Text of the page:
Schelp en Gruis
Our attention however became serious in 2005 when we found really pretty shells on the shore of the Firth of Forth during a holiday in Edinburgh.
After this our interest has only grown because we wanted to know what species we actually had found.
By buying books and searching the internet we learned to recognize species which caused us to look more specifical on the beaches which
usually was successful
Remarks in books about seasand (shellgrit) deposits on beaches focussed our attention even further. In 2008 we stumbled accross a rich seasand
deposit in Dishoek/Zwanenburg (Flushing, NL) on the high tide line. The tide was almost in so we hurriedly put a large amount of this in plastic bags and
took it home. In it we found lots of micro shells, of which one species of bi-valve we could not identify with the means we had available. Eventually they
were determined as Eocene Petalocardia pectinifera through the invaluable help of Dutch experts Frank Wesselingh and R.H. de Bruyne.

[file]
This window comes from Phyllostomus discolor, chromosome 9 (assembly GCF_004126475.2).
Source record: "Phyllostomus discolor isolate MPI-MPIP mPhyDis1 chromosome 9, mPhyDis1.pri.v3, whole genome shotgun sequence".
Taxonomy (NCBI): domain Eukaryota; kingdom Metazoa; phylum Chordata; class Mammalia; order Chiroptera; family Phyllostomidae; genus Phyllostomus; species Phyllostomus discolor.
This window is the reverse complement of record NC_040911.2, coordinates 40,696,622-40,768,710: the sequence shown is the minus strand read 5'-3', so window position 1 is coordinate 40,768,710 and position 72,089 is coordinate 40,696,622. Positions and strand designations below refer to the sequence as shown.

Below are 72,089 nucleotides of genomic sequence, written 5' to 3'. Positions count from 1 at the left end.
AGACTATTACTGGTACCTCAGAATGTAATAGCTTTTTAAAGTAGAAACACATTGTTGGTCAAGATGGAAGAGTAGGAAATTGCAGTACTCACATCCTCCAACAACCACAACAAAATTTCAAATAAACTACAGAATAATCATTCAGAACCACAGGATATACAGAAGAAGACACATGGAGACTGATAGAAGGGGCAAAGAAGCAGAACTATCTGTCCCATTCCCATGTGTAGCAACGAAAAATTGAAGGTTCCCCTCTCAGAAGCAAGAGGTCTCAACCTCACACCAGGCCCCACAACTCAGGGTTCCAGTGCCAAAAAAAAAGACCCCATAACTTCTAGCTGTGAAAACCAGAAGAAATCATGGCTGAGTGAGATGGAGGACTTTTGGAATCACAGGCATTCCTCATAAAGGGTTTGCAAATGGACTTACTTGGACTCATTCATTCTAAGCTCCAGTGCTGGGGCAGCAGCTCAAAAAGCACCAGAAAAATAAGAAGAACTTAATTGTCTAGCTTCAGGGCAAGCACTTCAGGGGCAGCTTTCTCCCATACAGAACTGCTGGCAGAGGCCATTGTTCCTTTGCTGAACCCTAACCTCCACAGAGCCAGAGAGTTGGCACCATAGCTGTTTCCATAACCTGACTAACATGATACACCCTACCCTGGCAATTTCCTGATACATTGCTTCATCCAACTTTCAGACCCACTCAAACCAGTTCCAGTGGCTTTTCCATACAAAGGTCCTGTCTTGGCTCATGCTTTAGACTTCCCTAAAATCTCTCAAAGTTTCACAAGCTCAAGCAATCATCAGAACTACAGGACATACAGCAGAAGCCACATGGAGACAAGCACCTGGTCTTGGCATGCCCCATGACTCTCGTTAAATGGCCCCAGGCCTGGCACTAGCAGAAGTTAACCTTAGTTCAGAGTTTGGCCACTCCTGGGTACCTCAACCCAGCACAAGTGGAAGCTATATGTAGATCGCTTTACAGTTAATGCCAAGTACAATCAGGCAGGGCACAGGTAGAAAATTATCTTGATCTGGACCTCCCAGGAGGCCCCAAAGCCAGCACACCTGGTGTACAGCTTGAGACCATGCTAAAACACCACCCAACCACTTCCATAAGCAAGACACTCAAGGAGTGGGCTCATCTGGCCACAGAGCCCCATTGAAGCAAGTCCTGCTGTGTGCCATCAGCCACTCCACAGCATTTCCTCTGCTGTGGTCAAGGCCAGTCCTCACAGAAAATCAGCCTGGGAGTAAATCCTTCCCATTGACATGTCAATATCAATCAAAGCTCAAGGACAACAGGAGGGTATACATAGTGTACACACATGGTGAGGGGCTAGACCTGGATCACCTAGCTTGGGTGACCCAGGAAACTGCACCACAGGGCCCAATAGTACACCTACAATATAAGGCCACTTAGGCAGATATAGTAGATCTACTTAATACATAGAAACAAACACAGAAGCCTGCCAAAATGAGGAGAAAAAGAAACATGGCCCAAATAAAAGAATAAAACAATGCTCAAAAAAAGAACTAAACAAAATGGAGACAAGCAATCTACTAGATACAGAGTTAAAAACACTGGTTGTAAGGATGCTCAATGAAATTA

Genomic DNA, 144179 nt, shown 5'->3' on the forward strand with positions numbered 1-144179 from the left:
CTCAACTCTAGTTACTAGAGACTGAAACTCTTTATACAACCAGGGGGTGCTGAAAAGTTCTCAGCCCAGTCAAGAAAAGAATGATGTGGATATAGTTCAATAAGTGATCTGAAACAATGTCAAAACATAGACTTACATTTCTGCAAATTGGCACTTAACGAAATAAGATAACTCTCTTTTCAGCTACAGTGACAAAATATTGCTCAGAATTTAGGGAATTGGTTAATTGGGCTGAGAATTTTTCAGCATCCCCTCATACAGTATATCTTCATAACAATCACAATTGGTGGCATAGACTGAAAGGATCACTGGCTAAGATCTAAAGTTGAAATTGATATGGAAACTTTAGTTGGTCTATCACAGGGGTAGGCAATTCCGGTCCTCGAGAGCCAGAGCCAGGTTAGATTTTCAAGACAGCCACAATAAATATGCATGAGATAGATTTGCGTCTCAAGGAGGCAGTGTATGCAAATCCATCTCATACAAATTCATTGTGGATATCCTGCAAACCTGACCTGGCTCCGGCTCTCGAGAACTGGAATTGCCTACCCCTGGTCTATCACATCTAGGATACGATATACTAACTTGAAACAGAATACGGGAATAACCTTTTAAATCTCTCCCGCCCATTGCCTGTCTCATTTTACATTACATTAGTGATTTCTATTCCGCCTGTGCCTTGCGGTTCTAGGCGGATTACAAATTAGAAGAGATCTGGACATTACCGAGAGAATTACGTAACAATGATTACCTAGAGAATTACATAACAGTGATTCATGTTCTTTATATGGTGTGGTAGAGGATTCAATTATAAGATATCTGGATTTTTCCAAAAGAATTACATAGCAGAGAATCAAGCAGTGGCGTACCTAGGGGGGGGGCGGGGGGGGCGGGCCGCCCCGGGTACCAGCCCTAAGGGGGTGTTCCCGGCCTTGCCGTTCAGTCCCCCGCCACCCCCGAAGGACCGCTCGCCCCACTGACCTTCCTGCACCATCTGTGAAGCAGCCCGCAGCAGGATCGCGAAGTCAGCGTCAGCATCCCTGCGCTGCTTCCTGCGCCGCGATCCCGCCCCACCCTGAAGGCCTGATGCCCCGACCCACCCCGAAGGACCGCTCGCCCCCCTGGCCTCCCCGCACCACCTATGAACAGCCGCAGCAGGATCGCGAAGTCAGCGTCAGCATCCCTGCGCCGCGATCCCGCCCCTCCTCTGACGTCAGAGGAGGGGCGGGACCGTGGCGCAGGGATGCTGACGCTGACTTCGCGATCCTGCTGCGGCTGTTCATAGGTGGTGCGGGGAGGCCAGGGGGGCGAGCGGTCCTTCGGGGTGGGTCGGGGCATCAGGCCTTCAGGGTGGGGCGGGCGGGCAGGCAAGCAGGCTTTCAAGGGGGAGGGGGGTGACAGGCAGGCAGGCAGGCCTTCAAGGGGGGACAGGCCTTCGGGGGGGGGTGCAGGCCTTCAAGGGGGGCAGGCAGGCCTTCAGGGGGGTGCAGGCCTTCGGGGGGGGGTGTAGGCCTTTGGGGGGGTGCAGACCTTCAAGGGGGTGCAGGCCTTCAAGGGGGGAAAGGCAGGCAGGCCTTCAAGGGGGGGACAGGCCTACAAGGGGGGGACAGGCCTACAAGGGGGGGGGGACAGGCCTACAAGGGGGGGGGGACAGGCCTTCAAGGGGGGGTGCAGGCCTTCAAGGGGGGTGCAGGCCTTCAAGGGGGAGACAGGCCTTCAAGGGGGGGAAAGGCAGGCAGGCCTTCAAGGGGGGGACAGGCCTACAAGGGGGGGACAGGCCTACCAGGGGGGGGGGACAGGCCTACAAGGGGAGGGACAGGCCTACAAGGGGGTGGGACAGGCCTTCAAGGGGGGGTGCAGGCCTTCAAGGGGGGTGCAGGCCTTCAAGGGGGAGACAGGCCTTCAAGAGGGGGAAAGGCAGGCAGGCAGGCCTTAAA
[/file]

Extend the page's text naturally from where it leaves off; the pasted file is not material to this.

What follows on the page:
This of course resulted in an interest for Fossil seashells which lead us to De Kaloot. A small beach near Borssele, Zeeland. This is without a doubt our
favorite beach in The Netherlands due to a constant supply of “fresh” fossils washed up on the beach from ancient layers of soil in the
Westerschelde tide movements.
What an interesting and unique piece of Nature that place is. Sadly it is still threatened by “progress” because there are plans to convert it into a
container-terminal. This little piece of coast cannot be replaced and should be left alone. Not only because of fossils but also because of the unique
flora and fauna in the naturally formed dunes.
In the past years our family, friends and (former-) collegues have taken sand and shell sand from their holiday destinations all over the world. This sand
and the micro shells in the shellsand will also be published on ths site.
Dedicated to Jan (1948-2011) en Joke (1948-2012)
Us at De Kaloot, Borssele
(photograph byFreddy van Nieulande)
Firth of Forth, Crammond, Edinburgh
Daymer Bay from Hawkers Cove
Cornwall July 2011
All photographs are © site owners and can only be used after obtaining permission
Like perhaps almost everybody does, we have taken seashells home after a beach visit. Simply because they are beautiful and are there somtimes.